For the fourth year in a row, Vanguard Group Inc. was the largest manager of mutual funds for U.S. defined contribution plans, Pensions & Investments' latest survey shows.
The Malvern, Pa.-based manager reported $770.2 billion in proprietary mutual fund assets as of June 30, up 7.5% from the previous year. Second-ranked Fidelity Investments reported $578.5 billion in proprietary DC mutual fund assets as of June 30, a 10.3% increase from 2017. Fidelity has ranked second since 2015.
The rest of the top five ranking has also remained unchanged since 2015: Capital Group Cos. was ranked third with $387.9 billion in assets as of June 30, up 15.5% from a year ago, followed by T. Rowe Price Group Inc. at $250.7 billion, up 7%; and J.P. Morgan Asset Management (JPM) at $104.3 billion, up 5.1%.
In aggregate, the 25 largest managers of mutual funds reported $2.907 trillion as of June 30, up 7.4% from June 30, 2017.
Inflows to target-date strategies continue to rise at an impressive pace. DC assets in proprietary target-date strategies have nearly doubled in the last four years. As of June 30, assets totaled $1.53 trillion, up 18.3% from the previous year's total of $1.293 trillion. The June 30 totals for 2016, 2015 and 2014 were $1.035 trillion, $952 billion and $816 billion, respectively.
The top five target-date managers accounted for $1.2 trillion of the total of $1.53 trillion as of June 30 and held the same spots they've held since the 2015 survey. Vanguard led the way again, reporting $469.6 billion in proprietary assets, up 23.9% from a year earlier; Fidelity with $211.1 billion, up 12%; T. Rowe Price Group Inc., $205.3 billion, up 18.3%; BlackRock (BLK) Inc. (BLK), $203.2 billion, up 21.5%; and J.P. Morgan Asset Management (JPM), $114.2 billion, up 13%. (Mutual funds, commingled trusts and separate accounts are included under the target-date total.)
David Blanchett, head of retirement research, Morningstar Investment Management, Chicago, said in a telephone interview that Vanguard's faster pace of growth is not surprising.
"I really think Vanguard's asset share will continue to maintain. I wouldn't be surprised to see ... Fidelity's and the T. Rowe Price's decline because they're not as popular on non-Fidelity and non-T. Rowe Price platforms," Mr. Blanchett said.
"The thing that continues to be similar as prior years (is) ... the power of default and the growing amount of automation," said Scott Conking, principal and head of institutional investor services at Vanguard Group, in a telephone interview.
"I think generally," Mr. Conking said, "we are really pleased with the direction the defined contribution environment is going because one of the things that is really important to us is that participants get in the plan, they save, and they invest, diversified, for a long period of time. The trends are very,very positive."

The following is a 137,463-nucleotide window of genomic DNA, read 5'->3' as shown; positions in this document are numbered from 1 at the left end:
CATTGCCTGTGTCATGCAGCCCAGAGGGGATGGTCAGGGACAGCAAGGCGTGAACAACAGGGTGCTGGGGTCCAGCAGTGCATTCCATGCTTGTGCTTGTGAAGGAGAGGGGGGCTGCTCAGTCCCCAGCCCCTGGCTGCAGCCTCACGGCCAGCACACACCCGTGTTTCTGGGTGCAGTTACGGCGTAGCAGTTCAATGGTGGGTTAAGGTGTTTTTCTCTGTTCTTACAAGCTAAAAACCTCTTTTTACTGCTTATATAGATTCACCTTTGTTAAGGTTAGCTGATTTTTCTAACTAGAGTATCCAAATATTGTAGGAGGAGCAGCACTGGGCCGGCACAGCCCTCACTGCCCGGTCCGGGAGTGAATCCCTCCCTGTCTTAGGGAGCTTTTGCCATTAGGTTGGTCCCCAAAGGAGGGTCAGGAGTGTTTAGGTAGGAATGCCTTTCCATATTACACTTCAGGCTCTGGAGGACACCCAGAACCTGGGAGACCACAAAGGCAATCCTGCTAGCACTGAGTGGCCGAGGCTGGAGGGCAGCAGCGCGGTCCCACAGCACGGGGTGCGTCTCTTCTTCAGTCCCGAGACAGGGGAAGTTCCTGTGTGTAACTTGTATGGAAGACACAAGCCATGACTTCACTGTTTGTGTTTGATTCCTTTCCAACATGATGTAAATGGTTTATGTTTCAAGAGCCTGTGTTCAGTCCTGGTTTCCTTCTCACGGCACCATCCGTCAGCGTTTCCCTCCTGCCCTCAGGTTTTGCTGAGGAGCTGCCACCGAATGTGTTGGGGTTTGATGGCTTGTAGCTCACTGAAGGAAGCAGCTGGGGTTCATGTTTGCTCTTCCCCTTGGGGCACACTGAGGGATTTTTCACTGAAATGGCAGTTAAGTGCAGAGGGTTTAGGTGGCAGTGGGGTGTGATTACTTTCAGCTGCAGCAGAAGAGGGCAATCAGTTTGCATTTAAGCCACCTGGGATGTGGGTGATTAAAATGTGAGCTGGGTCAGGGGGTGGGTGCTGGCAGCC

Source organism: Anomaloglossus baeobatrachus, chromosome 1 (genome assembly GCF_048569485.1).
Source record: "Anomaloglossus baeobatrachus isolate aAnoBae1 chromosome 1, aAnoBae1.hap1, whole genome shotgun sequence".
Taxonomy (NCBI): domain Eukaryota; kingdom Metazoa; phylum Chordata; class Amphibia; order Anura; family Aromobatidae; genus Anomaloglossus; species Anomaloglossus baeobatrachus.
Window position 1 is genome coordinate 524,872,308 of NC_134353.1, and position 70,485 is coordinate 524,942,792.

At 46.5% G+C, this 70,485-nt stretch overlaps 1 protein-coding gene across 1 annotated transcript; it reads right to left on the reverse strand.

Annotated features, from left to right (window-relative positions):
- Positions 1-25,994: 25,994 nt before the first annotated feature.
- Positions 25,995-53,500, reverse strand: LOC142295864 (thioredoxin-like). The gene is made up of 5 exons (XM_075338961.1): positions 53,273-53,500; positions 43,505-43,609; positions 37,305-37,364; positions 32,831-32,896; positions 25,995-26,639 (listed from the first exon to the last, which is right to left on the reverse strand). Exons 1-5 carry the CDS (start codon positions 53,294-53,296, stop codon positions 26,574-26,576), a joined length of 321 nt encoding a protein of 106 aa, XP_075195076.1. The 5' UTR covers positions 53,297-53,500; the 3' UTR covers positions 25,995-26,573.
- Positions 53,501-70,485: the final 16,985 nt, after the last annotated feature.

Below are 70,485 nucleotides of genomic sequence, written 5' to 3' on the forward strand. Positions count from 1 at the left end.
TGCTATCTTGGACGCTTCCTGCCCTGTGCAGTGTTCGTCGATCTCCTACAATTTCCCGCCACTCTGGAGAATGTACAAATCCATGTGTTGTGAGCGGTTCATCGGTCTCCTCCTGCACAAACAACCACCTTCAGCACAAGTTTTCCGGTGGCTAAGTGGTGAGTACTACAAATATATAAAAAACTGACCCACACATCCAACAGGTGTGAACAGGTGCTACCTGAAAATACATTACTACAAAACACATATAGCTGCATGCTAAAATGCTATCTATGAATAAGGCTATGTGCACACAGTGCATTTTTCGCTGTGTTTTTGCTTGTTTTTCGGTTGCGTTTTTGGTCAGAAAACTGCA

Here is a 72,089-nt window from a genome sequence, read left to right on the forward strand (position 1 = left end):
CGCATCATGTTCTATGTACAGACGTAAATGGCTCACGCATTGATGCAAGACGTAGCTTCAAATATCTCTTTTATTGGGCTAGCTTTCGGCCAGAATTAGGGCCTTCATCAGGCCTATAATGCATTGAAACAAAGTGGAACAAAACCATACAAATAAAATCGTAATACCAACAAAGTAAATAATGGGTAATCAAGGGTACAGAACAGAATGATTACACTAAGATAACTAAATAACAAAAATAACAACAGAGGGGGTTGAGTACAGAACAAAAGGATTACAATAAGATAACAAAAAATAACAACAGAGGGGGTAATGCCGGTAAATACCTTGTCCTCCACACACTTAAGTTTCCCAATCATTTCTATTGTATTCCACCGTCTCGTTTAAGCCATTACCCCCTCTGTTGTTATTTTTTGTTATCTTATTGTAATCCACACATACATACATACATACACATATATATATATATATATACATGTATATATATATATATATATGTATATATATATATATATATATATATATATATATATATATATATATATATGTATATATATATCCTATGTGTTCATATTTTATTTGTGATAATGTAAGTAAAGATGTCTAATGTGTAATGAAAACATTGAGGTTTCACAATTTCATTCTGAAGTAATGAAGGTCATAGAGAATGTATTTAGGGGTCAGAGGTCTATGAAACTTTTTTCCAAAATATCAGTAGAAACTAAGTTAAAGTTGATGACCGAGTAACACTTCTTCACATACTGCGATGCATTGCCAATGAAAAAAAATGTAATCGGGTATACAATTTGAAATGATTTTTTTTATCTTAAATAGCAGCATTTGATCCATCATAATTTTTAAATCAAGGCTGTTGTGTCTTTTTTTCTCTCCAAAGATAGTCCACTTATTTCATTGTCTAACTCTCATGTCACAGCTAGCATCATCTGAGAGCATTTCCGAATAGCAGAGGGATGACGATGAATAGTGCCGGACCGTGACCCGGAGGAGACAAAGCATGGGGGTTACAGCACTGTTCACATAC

Capital Group, which offers the American Funds family, ranked sixth and reported by far the largest growth in target-date funds for the year ended June 30 —a 47.7% jump from the previous year to $86.7 billion in proprietary target-date assets.
Sue Walton, Chicago-based senior defined contribution strategist at American Funds, said in a telephone interview that the success of the company's single target-date fund series comes down to an emphasis on creating "the best outcomes for the strategies."
"It's an eye toward keeping participants in plans, making sure those strategies work beyond that target date, 20 to 30 years into retirement," Ms. Walton said, noting that the series' glidepath is managed 30 years into retirement.
"It's managing for that longevity risk," Ms. Walton said. "People are living longer, health-care costs are on the rise. Adding that additional 50 basis points or that 1% over the long term is going to have a meaningful impact."
While target-date funds in general continue to see impressive growth, the area getting more attention is passive target-date fund lineups, reflecting sponsors' greater attention on costs.
"One of the biggest trends in target-date funds has been the increasing shift from active to passively managed funds," said David O'Meara, New York-based director of investment services at Willis Towers Watson PLC, in a telephone interview. "Even within our client base, over 80% of our clients are implementing their target-date funds through passive."
"They're being very mindful of fees, so we're seeing that price compressions in target-date funds as they compete for assets under management," Mr. O'Meara said, "and that's not only within passive where their pricing has gotten to be very, very competitive. Also, the active series are now looking at that and have to compete with those very, very small fees on passive series."
"(One manager) only offered a purely active target-date funds suite and now they're rolling out active/passive blend suite or they've added a passive series."
Because they have to be so mindful of fees, target-date funds have been hesitant to add new asset classes, Mr. O'Meara said. "Any asset classes by their nature are more expensive to invest in, one of which being emerging markets debt, which a lot of managers have looked at, have evaluated there might be some marginal improvement (in performance). (But) it's harder to implement passively or at a low cost."
P&I's survey also looked at the average allocation of proprietary DC mutual funds, finding that domestic equity continues to have the greatest allocation at 42.1% (vs. 41.3% on June 30, 2017), followed by:
- Target-date mutual funds at 23.9% (23.8%).
- International/global equity, 12.5% (12.3%).
- Domestic fixed income, 9% (9.5%).
- Balanced/asset allocation, 7.9% (8.4%).
- Money market, 3.3% (3.4%).
- Other, 1.3% (1.3%).